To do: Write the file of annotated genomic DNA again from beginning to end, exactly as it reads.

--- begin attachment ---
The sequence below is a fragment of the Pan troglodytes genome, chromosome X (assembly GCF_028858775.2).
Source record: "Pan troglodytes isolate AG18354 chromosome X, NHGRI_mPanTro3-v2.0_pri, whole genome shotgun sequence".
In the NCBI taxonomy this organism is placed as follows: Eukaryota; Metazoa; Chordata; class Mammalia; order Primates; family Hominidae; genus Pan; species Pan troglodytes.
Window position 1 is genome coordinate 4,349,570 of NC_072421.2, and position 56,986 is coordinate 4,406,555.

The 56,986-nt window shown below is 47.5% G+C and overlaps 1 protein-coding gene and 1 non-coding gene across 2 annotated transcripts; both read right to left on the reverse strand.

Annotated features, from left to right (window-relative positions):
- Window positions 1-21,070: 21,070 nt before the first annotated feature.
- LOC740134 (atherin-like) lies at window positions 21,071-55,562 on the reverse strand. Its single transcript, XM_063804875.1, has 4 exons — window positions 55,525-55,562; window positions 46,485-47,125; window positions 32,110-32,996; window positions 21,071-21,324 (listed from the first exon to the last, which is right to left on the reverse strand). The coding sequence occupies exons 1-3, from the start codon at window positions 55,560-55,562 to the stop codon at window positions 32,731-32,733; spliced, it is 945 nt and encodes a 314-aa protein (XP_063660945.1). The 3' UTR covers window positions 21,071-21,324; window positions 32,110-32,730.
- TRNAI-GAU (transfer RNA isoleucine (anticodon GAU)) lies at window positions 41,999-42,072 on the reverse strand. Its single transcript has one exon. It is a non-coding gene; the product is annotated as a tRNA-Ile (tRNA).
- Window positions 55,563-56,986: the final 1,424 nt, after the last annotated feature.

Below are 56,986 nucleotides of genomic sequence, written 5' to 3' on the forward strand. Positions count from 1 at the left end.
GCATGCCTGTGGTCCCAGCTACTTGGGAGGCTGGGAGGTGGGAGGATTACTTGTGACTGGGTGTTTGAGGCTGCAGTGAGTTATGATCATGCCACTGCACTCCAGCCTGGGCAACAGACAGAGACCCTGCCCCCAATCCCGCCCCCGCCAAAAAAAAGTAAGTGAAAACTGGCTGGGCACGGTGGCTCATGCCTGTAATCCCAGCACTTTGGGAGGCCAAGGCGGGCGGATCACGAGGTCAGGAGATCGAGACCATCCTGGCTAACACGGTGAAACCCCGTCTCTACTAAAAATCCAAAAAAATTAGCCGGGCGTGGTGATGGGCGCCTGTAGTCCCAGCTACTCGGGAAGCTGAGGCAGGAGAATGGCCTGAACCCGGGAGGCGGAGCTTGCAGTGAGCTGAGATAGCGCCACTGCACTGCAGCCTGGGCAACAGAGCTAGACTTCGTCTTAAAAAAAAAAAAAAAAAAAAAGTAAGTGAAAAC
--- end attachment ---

The sequence below is a fragment of the Pan troglodytes genome, chromosome X (assembly GCF_028858775.2).
Source record: "Pan troglodytes isolate AG18354 chromosome X, NHGRI_mPanTro3-v2.0_pri, whole genome shotgun sequence".
In the NCBI taxonomy this organism is placed as follows: Eukaryota; Metazoa; Chordata; class Mammalia; order Primates; family Hominidae; genus Pan; species Pan troglodytes.
Window position 1 is genome coordinate 4,349,570 of NC_072421.2, and position 56,986 is coordinate 4,406,555.

The 56,986-nt window shown below is 47.5% G+C and overlaps 1 protein-coding gene and 1 non-coding gene across 2 annotated transcripts; both read right to left on the reverse strand.

Annotated features, from left to right (window-relative positions):
- Window positions 1-21,070: 21,070 nt before the first annotated feature.
- LOC740134 (atherin-like) lies at window positions 21,071-55,562 on the reverse strand. Its single transcript, XM_063804875.1, has 4 exons — window positions 55,525-55,562; window positions 46,485-47,125; window positions 32,110-32,996; window positions 21,071-21,324 (listed from the first exon to the last, which is right to left on the reverse strand). The coding sequence occupies exons 1-3, from the start codon at window positions 55,560-55,562 to the stop codon at window positions 32,731-32,733; spliced, it is 945 nt and encodes a 314-aa protein (XP_063660945.1). The 3' UTR covers window positions 21,071-21,324; window positions 32,110-32,730.
- TRNAI-GAU (transfer RNA isoleucine (anticodon GAU)) lies at window positions 41,999-42,072 on the reverse strand. Its single transcript has one exon. It is a non-coding gene; the product is annotated as a tRNA-Ile (tRNA).
- Window positions 55,563-56,986: the final 1,424 nt, after the last annotated feature.

Below are 56,986 nucleotides of genomic sequence, written 5' to 3' on the forward strand. Positions count from 1 at the left end.
GCATGCCTGTGGTCCCAGCTACTTGGGAGGCTGGGAGGTGGGAGGATTACTTGTGACTGGGTGTTTGAGGCTGCAGTGAGTTATGATCATGCCACTGCACTCCAGCCTGGGCAACAGACAGAGACCCTGCCCCCAATCCCGCCCCCGCCAAAAAAAAGTAAGTGAAAACTGGCTGGGCACGGTGGCTCATGCCTGTAATCCCAGCACTTTGGGAGGCCAAGGCGGGCGGATCACGAGGTCAGGAGATCGAGACCATCCTGGCTAACACGGTGAAACCCCGTCTCTACTAAAAATCCAAAAAAATTAGCCGGGCGTGGTGATGGGCGCCTGTAGTCCCAGCTACTCGGGAAGCTGAGGCAGGAGAATGGCCTGAACCCGGGAGGCGGAGCTTGCAGTGAGCTGAGATAGCGCCACTGCACTGCAGCCTGGGCAACAGAGCTAGACTTCGTCTTAAAAAAAAAAAAAAAAAAAAAGTAAGTGAAAAC